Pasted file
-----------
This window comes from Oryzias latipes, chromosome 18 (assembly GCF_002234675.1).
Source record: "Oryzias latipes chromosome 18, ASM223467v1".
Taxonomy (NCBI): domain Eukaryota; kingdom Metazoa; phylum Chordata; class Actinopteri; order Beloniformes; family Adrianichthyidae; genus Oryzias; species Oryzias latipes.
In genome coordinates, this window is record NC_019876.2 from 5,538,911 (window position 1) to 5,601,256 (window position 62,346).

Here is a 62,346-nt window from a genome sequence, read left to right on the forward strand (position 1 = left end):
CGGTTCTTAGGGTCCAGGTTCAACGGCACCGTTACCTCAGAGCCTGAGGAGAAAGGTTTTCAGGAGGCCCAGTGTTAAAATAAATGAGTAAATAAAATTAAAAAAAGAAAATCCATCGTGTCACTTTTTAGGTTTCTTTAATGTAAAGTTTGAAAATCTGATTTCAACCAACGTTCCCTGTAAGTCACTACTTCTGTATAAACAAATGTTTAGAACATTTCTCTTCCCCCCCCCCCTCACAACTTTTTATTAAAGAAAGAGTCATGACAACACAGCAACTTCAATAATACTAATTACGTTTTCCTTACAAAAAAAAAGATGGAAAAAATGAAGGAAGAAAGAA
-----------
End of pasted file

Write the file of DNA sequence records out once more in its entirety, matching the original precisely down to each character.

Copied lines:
This window comes from Oryzias latipes, chromosome 18 (assembly GCF_002234675.1).
Source record: "Oryzias latipes chromosome 18, ASM223467v1".
Taxonomy (NCBI): domain Eukaryota; kingdom Metazoa; phylum Chordata; class Actinopteri; order Beloniformes; family Adrianichthyidae; genus Oryzias; species Oryzias latipes.
In genome coordinates, this window is record NC_019876.2 from 5,538,911 (window position 1) to 5,601,256 (window position 62,346).

Here is a 62,346-nt window from a genome sequence, read left to right on the forward strand (position 1 = left end):
CGGTTCTTAGGGTCCAGGTTCAACGGCACCGTTACCTCAGAGCCTGAGGAGAAAGGTTTTCAGGAGGCCCAGTGTTAAAATAAATGAGTAAATAAAATTAAAAAAAGAAAATCCATCGTGTCACTTTTTAGGTTTCTTTAATGTAAAGTTTGAAAATCTGATTTCAACCAACGTTCCCTGTAAGTCACTACTTCTGTATAAACAAATGTTTAGAACATTTCTCTTCCCCCCCCCCCTCACAACTTTTTATTAAAGAAAGAGTCATGACAACACAGCAACTTCAATAATACTAATTACGTTTTCCTTACAAAAAAAAAGATGGAAAAAATGAAGGAAGAAAGAA